Late one night, a few weeks back, I whizzed down a California freeway with my A.C. blasting and a radio preacher’s voice blaring. My eyelids felt heavy, like they were weighted down with mud — the same thick mud I felt I had been trudging through all week.
And then the preacher’s voice rumbled, loud and unhindered:
“You’ve got to hunger for the Truth!” he said. “You’ve got to long to be in the Word!”
And my soul — the soul that’s learned to love Jesus for 26 years — felt nothing. No longing; no hunger. Nothing but the weight of that viscid mud.
Sometimes, when the mud is especially ubiquitous, I like to remember my childhood. I remember the days I exclaimed in delight over spit bugs, believed people when they told me I was fantastic, and found the Gospel of Jesus awe-inspiring. Back in those days my soul was always alive with longing for the Truth.
And then I grew up.
And now a family friend lies in the hospital while cancer ravages her body, and my soul is still heaving from relief at the doctor’s words this weekend: “Your sister’s bump is benign.”
On these muddy days I find myself wanting to want more of Jesus and his world. But the wanting to want isn’t always enough, and the radio preacher’s exhortations bounce off the barrier around my heart, like bullets off a fortress wall.
When I was a little girl my mom read The Chronicles of Narnia to my family at bedtime. As I entered adulthood, memories of these cozy nights with wood nymphs and fawns prompted me to read other fairy stories. And so I spent afternoons romping through Middle Earth, and evenings walking the corridors of Hogwarts.
Sometime between eating second breakfast with hobbits and perfecting my summoning charm with Hermione Granger, I realized these stories were doing something for me that rational arguments rarely did.
Like author G.K. Chesterton, when I read of cities where rivers gushed with wine, I marveled that the rivers in my world flow with water, of all things. Water that churns frothy white, generates power, and bends the light, separating it into vibrant ribbons of color.
When I read of orchards that grew golden apples I saw afresh the glory of the tree outside my window. This tree is laden with green apples that grow from soft blossoms, and power my dusty body to breath, blink, and dance. And it doesn’t have to be this way. But it is!
During a time of piercing grief I read George MacDonald’s tale The Light Princess, in which a wicked witch curses a newborn princess so that she is ‘light of spirit’ and ‘light of body.’
As the princess grows the law of gravity doesn’t bind her, nor does her soul feel pain or sorrow. Instead, she spends her days being tossed or dragged from place to place — her freedom from gravity no freedom at all, as it strips her of the autonomy necessary for walking. When she sees her mother cry, or is told an enemy is about to attack, she laughs a loud, hollow laugh, which bespeaks her incapacity to feel deeply. And when a prince falls in love with her she can’t know the joy of returning his love, for her inability to feel any depth of emotion precludes the possibility of relational intimacy.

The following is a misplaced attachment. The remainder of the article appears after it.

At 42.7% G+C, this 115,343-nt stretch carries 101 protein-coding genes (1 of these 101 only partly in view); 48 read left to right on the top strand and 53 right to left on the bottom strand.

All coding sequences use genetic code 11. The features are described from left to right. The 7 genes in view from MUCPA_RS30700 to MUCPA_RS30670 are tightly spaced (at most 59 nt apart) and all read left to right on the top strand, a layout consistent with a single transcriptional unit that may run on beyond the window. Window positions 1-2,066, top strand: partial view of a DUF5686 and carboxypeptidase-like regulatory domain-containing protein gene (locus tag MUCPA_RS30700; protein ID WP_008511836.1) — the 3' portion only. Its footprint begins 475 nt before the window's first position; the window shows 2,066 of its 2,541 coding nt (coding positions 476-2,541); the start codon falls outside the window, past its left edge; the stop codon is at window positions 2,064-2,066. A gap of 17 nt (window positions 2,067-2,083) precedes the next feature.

And so it was that I longed for the Light Princess to be able to feel pain. And I knew deep in my grieving heart that the God-given capacity to feel pain makes us much freer than we would be without it, and that to be human is marvelous.
As fairy tales awakened in me what philosopher Peter Kreeft calls a “right response to reality,” my appetite for them increased. Soon I realized every tale went the same: an enemy invades a peaceful Kingdom¹, and an epic battle between good and evil ensues. Lives are forfeited and dreams sacrificed. And then, just when it seems like all hope is lost, a savior arrives to rescue the faithful ones from the grip of evil, and restore order to the Kingdom.
These stories revived my longing to be swept up in something bigger than myself. They made me want to sacrifice and even die for the greater good. And when they ended happily a childlike voice deep inside whispered with longing, ‘Is it true?’
One day I re-read Genesis 3:14-15, which announces to a world invaded by evil that a Savior will come to fight evil on behalf of the suffering ones. The story unfolds throughout scripture: the Savior will die, and just when it looks like all hope is lost he will defeat death and darkness. And one day, he will restore everlasting order to his Kingdom of faithful ones.
And that’s when I understood how fairy tales could resurrect my desires.
Fairy tales are trumpet sounds of the truest and greatest fairy tale of all: the Gospel.² These tales dress Truth in the beauty of story. And beauty so powerfully engages our desires that it can creep past our intellectual defenses, or fortress walls, via the secret passageway of imagination. And like Aslan breathing onto the White Witch’s stone statues to revive them, these tales can breath resurrection life into our hardest heart spaces. For as C.S. Lewis reminds us,
“Spells are used for breaking enchantments as well as inducing them.”³
For a list of suggested fairy tales and essays about the power of fairy tales click here.
²When I say the Gospel is the truest fairy tale, I do not mean that it is literary fiction. I mean, instead, that its true storyline is unique to the fairy tale genre, and that it is the archetype for every fictional fairy tale.
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